Mr. WESTON. Yes, sir. I would be glad for somebody who knows to speak for me on that personal matter. I have no wish to magnify the duties of the Chief of the Division of Printing and Stationery, but I believe his duty is one of the most important and exacting in the Treasury Department, for the reason that he has charge of the furnishing of supplies used by the great army of Treasury employees both in Washington and in the outside service, which means printed matter of all kinds, books, blanks, stationery supplies, etc., the latter embracing about 550 different articles. All of these supplies must be furnished promptly, of good quality and in the right quantity at the proper time, and that involves a work of large detail. Appropriations to the amount of about $600,000 a year are administered in the division for this purpose. Many new questions arise constantly in the division which must be decided not only quickly, but rightly, in order that the Government may be protected. I have been able to save the Government many thousands of dollars in this work, because I had training in it for many years, even before coming to the Government service, which was 20 years ago. I have been in this position for 6 years. The first year i occupied the position I saved on the printing appropriation alone over $40,000 by the direction of printing in an economical manner in regard to paper, binding, and general form.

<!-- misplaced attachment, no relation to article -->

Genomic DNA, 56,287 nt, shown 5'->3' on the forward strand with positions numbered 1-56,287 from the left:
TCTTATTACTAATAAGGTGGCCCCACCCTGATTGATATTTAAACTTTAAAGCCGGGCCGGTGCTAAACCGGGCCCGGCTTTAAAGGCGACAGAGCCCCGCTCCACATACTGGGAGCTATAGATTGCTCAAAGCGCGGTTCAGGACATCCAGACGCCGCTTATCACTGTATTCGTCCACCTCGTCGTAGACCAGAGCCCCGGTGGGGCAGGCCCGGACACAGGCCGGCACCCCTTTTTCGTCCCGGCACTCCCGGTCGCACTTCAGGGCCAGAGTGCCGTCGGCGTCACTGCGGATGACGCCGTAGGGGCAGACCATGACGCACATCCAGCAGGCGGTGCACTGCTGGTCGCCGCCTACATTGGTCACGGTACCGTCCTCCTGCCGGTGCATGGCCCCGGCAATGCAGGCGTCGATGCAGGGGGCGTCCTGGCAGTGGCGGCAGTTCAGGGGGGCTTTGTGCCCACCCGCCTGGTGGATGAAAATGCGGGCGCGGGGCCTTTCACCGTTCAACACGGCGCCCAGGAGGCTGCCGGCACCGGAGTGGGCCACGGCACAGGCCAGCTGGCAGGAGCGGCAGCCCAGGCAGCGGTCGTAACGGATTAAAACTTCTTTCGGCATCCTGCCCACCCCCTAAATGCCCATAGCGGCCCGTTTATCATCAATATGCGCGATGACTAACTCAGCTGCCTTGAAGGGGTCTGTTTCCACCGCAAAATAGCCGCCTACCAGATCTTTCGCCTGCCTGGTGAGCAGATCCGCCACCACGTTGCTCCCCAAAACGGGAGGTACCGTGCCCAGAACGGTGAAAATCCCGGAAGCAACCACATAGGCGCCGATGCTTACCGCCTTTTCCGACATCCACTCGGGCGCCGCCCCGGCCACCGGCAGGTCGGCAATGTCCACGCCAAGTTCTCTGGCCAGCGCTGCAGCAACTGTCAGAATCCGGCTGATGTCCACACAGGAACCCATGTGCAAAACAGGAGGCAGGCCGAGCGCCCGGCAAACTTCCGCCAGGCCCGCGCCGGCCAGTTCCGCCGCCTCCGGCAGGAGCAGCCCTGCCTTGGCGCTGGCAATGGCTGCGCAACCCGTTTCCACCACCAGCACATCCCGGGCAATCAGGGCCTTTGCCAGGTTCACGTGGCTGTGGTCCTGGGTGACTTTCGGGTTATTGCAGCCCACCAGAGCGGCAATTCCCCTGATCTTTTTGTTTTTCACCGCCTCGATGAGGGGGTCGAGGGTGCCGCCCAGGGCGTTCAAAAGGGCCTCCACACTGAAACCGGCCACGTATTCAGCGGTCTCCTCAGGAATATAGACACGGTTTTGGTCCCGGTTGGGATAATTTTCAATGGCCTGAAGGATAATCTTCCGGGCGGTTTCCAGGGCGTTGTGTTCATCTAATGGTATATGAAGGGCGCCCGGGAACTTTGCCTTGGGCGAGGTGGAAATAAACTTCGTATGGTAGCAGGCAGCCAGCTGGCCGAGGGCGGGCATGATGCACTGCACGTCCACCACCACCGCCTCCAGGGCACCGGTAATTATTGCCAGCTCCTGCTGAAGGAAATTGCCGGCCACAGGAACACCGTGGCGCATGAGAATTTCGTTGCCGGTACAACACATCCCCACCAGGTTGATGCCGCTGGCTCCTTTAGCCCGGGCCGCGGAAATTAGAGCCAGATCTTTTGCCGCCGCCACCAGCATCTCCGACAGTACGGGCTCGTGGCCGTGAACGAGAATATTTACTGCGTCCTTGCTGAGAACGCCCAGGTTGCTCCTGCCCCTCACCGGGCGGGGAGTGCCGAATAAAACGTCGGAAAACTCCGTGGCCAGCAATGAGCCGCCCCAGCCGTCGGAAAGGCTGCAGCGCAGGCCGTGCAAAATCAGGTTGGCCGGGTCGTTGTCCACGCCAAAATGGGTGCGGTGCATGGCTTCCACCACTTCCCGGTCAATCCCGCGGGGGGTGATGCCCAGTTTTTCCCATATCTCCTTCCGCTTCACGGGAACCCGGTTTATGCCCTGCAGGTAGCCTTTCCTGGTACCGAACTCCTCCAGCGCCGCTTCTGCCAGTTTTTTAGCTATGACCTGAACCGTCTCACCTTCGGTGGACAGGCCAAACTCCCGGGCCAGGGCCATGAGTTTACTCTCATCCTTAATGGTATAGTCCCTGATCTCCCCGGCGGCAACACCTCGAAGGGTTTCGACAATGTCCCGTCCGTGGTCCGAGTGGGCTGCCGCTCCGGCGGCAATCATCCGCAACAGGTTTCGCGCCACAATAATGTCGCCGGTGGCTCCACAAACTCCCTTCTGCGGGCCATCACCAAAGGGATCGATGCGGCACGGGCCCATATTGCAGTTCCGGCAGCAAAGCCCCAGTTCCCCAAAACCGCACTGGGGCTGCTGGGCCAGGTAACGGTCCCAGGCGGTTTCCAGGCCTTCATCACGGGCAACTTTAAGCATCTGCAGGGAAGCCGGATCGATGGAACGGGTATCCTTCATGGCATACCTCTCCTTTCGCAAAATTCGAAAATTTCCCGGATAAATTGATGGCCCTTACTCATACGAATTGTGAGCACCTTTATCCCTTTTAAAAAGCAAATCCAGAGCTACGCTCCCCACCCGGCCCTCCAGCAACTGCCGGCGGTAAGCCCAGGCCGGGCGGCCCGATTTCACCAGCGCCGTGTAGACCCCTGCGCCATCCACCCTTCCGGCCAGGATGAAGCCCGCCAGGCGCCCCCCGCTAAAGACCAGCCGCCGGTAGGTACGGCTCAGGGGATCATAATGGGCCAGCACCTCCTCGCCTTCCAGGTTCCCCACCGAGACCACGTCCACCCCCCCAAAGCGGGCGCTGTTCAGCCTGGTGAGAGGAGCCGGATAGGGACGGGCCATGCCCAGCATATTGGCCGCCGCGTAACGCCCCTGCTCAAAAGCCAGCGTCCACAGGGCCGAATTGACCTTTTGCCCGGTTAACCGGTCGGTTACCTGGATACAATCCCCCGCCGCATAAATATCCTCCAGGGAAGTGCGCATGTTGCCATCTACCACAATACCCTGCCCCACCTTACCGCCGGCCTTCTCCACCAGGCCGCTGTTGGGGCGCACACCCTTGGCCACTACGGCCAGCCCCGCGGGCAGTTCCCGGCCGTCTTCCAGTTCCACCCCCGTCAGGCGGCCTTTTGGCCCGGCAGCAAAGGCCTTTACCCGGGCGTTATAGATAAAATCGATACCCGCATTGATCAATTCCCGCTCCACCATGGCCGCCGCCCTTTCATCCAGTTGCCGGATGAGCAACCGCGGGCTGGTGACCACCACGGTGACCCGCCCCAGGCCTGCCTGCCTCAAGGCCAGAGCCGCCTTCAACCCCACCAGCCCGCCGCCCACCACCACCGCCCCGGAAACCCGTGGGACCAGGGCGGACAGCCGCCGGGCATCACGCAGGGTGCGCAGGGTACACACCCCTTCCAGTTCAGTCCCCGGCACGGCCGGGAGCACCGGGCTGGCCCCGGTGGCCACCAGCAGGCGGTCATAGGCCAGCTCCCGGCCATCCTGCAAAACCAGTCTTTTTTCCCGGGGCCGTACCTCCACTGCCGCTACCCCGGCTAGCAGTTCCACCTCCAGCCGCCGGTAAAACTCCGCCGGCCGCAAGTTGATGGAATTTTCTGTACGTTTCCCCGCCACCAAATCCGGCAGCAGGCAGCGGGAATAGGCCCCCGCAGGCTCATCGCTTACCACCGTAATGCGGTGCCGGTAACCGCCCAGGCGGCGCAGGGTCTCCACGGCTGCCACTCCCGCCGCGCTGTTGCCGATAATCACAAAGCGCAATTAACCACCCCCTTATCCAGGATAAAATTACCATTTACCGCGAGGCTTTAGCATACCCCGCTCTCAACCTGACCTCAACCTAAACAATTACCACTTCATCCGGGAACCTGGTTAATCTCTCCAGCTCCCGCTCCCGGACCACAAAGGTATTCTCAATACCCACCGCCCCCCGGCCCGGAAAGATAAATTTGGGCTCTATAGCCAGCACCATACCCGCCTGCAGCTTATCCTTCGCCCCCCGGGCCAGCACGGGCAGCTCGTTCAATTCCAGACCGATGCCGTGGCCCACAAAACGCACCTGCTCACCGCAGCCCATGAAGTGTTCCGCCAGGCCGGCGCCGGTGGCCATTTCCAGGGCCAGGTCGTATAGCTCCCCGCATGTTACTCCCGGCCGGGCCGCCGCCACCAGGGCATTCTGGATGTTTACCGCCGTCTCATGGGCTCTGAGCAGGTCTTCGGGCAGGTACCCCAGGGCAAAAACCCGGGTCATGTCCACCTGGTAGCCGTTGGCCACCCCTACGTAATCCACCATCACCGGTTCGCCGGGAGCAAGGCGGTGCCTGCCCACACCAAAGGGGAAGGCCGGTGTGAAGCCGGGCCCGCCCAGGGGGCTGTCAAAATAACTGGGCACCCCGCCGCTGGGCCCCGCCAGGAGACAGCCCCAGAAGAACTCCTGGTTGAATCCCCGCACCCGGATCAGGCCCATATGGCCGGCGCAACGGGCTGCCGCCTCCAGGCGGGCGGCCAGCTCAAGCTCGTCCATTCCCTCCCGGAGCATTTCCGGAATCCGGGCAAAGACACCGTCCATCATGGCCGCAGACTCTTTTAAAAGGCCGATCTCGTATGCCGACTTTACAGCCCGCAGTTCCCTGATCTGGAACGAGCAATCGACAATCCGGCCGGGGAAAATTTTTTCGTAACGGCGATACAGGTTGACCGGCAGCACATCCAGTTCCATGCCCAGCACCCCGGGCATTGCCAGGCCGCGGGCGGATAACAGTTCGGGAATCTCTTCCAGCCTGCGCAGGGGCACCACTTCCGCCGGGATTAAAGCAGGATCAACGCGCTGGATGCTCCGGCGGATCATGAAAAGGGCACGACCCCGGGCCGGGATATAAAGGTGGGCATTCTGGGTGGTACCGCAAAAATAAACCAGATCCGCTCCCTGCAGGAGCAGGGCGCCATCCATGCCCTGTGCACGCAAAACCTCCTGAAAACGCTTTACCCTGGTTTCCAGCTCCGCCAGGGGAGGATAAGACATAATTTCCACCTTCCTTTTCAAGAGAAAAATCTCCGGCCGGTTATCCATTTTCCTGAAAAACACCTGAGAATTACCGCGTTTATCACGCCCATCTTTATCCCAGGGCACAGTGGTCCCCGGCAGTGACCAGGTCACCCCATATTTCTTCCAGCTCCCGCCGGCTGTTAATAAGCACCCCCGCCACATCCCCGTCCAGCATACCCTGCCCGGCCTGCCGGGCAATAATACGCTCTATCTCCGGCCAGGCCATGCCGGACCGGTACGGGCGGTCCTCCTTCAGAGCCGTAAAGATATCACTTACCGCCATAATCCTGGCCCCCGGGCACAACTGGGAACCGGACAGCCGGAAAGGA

What I say in regard to myself is also true of my assistant, who is a worthy officer who has been in the Government employ longer than I have. Of course, there is the additional reason, that is familiar to us all, the increased cost of living. That, of course, has entered into this increase which is asked. When the position was created 40 years ago, it carried the present salary for both the chief and the assistant chief. There has been no change in all that time, but, of course, the duties have increased with the growth of the country and the growth of the Treasury Department, until they are now very much greater than they were in past years.